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Windows 7 Professional 64 bit - Internet connection problem

    Question

  • Hi,

     

    This i suppose, is possibly related to 64 bit version of ipv6 protocols in windows. Here's what I've been going through :

     

    Got a high-end business notebook. Pre-installed is the windows 7 professional 64 bit OS. Company still has 2003 SBS server, which is 32 bit. Now, the problem is, the notebook will not load any website properly while in domain. All of the other computers are fine on the same network, including a windows 7 professional 32 bit which we've bought  very recently.

    I've tried to disable ipv6 from the menus in network connections, registry, came across some tunnelling thingy called "teredo tunneling pseudo-interface" in device manager with a "yellow exclamation mark" on its icon...

    Playing with all these did not solve my problem. Strangely enough, from the services I found the service "IP helper" (translating this from turkish, so it might be inaccurate) which described as a tool to utilize Ipv4 to Ipv6 migration by providing a tunnel. When I disabled this service, my internet connection was up and running again! But just for a couple of hours. (Btw, when I did that I was connected to the 2003 SBS domain)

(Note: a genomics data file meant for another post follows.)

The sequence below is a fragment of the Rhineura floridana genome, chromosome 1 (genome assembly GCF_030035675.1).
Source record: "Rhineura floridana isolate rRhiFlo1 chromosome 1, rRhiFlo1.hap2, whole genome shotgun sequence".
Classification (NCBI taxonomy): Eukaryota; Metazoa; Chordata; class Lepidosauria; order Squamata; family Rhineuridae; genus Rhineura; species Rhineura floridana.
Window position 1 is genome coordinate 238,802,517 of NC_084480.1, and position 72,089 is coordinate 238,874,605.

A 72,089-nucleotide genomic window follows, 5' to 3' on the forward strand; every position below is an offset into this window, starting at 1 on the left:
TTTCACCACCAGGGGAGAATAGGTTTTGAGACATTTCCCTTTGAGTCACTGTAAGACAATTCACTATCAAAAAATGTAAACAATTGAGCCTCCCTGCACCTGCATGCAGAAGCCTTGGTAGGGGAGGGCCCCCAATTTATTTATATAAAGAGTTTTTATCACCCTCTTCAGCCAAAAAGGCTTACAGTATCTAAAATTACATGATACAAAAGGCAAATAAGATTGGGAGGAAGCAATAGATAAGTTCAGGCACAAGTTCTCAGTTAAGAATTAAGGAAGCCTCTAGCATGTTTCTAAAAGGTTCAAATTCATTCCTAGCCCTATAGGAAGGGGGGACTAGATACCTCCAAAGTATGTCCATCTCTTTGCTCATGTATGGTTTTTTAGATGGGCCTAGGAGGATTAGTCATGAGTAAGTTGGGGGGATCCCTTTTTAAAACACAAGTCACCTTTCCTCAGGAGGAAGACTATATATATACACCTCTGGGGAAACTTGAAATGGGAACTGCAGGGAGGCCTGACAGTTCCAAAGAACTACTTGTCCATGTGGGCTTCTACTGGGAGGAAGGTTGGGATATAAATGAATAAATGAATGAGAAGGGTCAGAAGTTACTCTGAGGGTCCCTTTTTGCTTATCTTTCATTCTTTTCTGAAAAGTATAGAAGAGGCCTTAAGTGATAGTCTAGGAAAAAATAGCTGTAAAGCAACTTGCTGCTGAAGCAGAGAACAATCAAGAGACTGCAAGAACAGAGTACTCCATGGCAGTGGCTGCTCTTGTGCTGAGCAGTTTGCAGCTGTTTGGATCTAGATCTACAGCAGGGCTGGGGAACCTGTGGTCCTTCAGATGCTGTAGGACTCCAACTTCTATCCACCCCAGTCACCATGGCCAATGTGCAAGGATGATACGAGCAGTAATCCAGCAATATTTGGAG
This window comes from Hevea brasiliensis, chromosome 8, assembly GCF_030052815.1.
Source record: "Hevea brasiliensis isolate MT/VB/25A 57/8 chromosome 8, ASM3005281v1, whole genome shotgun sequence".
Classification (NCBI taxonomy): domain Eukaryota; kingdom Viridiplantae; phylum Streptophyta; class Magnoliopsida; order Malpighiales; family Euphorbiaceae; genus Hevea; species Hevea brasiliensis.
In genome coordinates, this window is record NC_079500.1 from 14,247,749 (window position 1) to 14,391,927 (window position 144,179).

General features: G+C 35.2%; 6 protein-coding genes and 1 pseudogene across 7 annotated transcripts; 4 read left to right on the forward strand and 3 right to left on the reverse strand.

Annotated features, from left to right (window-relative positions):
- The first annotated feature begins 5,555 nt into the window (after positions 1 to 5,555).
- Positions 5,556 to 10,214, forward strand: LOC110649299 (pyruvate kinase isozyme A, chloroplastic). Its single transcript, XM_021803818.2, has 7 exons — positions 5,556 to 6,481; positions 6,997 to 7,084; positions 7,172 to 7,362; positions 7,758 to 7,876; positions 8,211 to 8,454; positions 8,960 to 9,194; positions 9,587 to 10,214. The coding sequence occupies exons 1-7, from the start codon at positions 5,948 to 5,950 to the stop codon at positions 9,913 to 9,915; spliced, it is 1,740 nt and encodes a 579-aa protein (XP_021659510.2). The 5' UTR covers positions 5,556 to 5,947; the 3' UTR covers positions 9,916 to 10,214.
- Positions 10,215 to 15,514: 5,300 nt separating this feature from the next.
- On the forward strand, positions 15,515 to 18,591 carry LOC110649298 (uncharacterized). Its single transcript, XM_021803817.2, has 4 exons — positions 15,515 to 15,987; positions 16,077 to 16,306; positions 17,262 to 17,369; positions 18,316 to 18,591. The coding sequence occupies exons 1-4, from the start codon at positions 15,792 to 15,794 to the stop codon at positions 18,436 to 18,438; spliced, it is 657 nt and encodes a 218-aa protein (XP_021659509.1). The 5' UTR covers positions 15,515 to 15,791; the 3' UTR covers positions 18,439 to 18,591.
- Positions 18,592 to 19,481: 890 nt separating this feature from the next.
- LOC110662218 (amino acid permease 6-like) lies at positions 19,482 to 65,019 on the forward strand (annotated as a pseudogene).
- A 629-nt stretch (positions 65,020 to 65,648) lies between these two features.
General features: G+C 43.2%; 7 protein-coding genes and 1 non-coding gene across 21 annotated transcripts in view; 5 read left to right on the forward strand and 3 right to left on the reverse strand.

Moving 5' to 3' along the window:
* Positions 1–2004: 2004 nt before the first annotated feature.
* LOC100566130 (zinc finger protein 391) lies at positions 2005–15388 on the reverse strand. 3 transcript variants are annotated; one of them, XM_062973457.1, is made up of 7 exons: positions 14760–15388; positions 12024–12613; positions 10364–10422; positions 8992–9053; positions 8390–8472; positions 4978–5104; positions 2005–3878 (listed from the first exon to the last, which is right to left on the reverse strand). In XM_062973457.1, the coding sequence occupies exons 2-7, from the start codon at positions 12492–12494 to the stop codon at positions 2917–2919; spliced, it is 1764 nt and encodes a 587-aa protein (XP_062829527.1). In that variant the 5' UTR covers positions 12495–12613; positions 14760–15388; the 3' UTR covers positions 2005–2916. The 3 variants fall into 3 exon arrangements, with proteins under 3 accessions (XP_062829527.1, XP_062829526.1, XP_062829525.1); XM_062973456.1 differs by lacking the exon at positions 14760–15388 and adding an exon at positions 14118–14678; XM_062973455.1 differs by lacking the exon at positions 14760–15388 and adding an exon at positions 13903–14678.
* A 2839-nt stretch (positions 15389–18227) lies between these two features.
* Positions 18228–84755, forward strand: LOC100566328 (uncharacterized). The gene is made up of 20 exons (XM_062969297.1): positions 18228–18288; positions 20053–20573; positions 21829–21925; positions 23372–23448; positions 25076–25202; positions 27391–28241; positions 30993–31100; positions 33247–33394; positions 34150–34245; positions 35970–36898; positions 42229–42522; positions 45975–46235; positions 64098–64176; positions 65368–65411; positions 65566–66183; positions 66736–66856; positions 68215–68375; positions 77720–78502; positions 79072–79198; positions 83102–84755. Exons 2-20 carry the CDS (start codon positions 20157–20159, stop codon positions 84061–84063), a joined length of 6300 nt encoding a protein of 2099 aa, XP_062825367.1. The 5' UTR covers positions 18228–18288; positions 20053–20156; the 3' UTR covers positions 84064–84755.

Tried to call customer care of MS here in Turkey, but it was so great that they first offered me downgrading windows 7 to XP and after realising that I was having this issue on a domain environment, that I needed to get "professional" help from them and pay a fee for this.

    Yeah, thank you.


    So, you can see my problem here, quite frustrating. Played with a couple of things, but could not solve the problem permenantly. This is quite important for me, as I changed my boss's opinion about buying this high-end notebook instead of a  macbook pro :)

     

     

    Note:

     

    Interesting detail :

    It seems I can ping to mail servers (as in mail.google.com or mail.company.com) and a very limited some of the web sites (which only half-load on internet explorer) But the rest of the addresses are unreachable.

    Monday, June 28, 2010 12:11 PM